PLEASURE AND PAIN: NUCLEUS ACCUMBENS FUNCTIONAL ARCHITECTURE IN ACUTE AND CHRONIC PAIN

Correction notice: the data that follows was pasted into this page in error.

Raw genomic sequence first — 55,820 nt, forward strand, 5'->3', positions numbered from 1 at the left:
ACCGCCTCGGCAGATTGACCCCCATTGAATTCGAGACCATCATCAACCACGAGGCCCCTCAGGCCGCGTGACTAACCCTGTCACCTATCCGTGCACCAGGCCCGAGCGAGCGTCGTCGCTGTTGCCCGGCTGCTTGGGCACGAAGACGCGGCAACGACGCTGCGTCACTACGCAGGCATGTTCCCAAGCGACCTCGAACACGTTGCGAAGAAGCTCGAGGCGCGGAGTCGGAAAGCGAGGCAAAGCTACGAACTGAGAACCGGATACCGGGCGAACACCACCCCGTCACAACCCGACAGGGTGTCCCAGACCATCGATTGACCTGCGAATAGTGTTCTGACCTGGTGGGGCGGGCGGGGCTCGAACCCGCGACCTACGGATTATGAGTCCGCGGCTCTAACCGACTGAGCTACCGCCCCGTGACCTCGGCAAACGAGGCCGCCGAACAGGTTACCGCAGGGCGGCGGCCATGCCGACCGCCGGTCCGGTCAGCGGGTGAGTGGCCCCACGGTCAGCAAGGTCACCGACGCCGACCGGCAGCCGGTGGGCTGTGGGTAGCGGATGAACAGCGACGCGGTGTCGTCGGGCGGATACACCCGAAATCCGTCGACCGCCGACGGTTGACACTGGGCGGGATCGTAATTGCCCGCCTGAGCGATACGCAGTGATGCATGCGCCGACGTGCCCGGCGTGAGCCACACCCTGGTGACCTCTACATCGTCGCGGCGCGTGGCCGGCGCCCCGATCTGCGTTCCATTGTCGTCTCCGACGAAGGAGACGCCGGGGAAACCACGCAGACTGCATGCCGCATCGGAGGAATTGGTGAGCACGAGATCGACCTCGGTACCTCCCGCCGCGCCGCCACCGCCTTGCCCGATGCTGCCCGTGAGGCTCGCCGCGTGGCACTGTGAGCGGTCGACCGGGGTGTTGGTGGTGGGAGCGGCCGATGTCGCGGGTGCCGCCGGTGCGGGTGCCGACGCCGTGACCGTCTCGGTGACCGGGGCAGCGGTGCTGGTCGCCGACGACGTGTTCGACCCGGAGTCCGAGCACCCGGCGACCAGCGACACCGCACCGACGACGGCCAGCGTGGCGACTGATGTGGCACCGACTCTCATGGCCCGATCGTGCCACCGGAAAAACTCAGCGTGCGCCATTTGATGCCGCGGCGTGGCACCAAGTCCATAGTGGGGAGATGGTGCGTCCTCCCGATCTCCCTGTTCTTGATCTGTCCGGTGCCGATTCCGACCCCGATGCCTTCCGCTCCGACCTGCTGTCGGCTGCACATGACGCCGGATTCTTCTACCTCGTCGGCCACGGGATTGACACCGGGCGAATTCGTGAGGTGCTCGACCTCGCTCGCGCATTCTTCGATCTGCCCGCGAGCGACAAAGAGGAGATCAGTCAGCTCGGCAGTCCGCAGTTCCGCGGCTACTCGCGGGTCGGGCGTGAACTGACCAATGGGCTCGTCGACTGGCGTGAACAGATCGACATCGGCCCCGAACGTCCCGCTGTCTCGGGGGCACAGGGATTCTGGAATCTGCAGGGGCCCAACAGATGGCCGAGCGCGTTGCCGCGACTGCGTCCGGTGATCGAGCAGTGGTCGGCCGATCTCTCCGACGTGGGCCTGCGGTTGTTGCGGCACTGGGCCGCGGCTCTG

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The nucleus accumbens (NAc) is a heterogenous hub involved in the motivational salience of rewarding and aversive stimuli, and in the aetiology of chronic back pain (CBP). Its role in responding to varying threats and noxious stimuli, as well as intrinsic differences in NAc subregion (shell and core) connectivity between healthy controls (HC) and CBP, remain elusive. The first part examines NAc activation to different noxious stimuli after uncertain, low, and high threat cues in 35 HC using task-fMRI. The NAc core preferentially activated to uncertain threats and to violations between expectations and reality. The second part elucidates reproducible NAc subregion connectivity differences between 75 CBP and 71 HC using rest-fMRI. CBP patients had NAc hyperconnectivity to prefrontal regions (NAc-dorsolateral prefrontal cortex) and hypoconnectivity to language/memory and salience regions. This thesis implicates the NAc as a major hub in aversive responding and highlights specific connections for CBP diagnostics and therapeutics.